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House Committee Passes 'Religious Freedom' Bill

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Brandon Smith
/
Indiana Public Broadcasting

Opponents of the proposed Religious Freedom Restoration Act say it’s not about religious freedom, but about legalizing discrimination.

Proponents of RFRA say they’re worried about the government encroaching on their practice of religion.

But opponents say RFRA goes much further than simply protecting religious practices; they say it will allow private citizens to discriminate because of their religious beliefs. 

Amy Sandler and her wife Niki Quasney were part of a lawsuit last year that successfully struck down the state’s gay marriage ban.  Quasney recently passed away from ovarian cancer. 

Sandler says in her wife’s final days, she didn’t have time to research the religious beliefs of care providers.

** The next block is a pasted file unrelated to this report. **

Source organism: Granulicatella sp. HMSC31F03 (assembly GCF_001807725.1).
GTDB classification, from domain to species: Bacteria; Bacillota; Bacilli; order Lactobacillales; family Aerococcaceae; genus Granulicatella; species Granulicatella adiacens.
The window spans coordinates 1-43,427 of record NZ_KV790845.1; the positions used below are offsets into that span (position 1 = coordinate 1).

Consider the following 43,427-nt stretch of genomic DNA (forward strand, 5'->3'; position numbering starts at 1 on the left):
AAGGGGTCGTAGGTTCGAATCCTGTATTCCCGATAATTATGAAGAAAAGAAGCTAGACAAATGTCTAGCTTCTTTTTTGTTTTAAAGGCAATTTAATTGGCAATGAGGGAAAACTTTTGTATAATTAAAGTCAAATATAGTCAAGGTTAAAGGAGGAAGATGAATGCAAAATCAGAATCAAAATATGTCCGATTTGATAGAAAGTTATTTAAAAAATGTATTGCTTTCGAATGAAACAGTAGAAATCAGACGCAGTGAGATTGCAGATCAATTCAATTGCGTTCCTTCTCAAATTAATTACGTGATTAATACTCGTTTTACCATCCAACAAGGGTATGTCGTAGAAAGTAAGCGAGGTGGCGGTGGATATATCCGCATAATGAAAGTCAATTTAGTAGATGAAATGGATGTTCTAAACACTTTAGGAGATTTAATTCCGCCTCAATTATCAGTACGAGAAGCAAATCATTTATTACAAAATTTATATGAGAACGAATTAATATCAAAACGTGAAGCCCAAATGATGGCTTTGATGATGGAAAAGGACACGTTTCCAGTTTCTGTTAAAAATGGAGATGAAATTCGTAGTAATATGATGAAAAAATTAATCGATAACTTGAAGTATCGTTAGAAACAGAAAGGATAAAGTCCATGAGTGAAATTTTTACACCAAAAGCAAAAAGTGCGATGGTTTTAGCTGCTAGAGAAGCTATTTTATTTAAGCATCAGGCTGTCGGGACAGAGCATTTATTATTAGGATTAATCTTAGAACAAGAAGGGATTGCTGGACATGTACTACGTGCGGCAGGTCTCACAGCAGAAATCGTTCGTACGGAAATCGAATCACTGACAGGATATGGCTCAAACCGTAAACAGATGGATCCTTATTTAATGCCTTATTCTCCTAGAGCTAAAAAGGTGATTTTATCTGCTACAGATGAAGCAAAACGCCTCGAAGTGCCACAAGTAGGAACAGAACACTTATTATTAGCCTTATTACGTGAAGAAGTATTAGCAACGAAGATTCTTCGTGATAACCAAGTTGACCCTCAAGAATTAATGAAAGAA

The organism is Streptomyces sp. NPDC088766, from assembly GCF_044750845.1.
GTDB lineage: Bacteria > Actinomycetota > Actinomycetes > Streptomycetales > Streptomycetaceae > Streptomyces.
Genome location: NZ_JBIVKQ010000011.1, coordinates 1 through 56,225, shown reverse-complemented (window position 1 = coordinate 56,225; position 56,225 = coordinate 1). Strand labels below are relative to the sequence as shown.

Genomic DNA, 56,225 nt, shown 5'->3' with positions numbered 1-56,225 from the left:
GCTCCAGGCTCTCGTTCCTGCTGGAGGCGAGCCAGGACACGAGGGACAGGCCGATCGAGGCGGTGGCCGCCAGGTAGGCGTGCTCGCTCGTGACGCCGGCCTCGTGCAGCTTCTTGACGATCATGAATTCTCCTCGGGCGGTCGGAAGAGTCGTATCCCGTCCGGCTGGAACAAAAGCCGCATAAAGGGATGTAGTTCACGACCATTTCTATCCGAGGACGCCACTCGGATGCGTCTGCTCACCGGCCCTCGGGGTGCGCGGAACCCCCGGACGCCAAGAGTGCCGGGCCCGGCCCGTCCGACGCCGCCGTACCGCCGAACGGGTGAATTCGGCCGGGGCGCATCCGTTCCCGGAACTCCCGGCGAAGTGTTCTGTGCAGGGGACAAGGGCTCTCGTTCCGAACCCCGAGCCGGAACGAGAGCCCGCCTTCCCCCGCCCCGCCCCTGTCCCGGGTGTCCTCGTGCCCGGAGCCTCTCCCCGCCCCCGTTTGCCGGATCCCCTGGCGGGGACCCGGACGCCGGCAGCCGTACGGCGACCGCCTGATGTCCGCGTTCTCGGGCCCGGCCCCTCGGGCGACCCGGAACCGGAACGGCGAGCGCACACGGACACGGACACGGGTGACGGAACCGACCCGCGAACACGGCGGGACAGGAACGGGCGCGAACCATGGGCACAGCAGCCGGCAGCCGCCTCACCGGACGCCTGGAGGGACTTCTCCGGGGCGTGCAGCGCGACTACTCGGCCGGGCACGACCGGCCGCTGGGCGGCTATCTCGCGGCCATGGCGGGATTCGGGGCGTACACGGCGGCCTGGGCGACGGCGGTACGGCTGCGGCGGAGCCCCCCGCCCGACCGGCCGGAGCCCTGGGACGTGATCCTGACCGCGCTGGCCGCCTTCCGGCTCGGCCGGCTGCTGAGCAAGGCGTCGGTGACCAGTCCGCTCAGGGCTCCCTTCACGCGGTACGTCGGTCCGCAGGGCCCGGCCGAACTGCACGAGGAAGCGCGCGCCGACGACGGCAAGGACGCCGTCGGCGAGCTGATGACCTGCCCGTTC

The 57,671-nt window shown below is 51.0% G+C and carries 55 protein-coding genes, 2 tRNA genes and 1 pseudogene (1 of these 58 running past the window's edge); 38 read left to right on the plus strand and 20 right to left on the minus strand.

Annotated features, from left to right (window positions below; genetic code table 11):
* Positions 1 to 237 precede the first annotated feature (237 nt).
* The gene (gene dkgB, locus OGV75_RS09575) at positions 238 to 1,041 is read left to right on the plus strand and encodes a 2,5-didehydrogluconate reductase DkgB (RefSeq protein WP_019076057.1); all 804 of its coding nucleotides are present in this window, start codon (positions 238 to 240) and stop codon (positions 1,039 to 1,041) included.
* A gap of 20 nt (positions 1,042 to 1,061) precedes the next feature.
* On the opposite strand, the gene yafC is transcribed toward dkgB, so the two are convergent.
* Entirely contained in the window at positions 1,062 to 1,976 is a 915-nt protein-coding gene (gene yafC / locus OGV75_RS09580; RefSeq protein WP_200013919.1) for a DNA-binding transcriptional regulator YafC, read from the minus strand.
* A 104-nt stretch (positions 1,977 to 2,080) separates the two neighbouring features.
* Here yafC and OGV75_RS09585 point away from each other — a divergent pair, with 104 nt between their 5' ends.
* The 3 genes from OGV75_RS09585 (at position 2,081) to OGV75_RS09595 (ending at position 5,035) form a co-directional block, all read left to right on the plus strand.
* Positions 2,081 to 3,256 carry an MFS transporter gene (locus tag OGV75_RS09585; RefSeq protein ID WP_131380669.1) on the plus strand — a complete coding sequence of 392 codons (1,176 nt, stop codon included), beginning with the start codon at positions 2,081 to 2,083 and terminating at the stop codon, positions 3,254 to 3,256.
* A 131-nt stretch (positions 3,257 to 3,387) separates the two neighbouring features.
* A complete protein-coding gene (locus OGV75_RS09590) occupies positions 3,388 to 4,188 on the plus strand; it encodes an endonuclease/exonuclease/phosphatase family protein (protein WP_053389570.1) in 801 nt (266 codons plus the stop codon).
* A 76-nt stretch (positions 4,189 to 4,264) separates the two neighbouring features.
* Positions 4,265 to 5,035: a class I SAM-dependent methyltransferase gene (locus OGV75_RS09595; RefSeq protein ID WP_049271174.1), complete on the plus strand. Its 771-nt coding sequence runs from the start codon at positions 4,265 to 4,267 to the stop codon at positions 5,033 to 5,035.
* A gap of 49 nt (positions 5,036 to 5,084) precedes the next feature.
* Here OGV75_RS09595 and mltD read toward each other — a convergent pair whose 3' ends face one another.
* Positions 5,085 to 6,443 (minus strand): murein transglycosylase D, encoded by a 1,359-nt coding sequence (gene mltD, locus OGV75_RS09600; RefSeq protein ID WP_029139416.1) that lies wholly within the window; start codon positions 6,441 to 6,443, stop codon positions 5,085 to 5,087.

“Niki was running out of time and she needed care as quickly as possible," Sandler says.  "What if, in our most vulnerable time of need, they had been allowed and protected to turn us away?”

Supporters of the bill say the RFRA concept exists in 30 other states and has not been used as a license to discriminate.  The House committee approved the bill 9-4, along party lines. 

Brandon Smith is excited to be working for public radio in Indiana. He has previously worked in public radio as a reporter and anchor in mid-Missouri for KBIA Radio out of Columbia. Prior to that, he worked for WSPY Radio in Plano, Illinois as a show host, reporter, producer and anchor. His first job in radio was in another state capitol, in Jefferson City, Missouri, as a reporter for three radio stations around Missouri. Brandon graduated from the University of Missouri-Columbia with a Bachelor of Journalism in 2010, with minors in political science and history. He was born and raised in Chicago.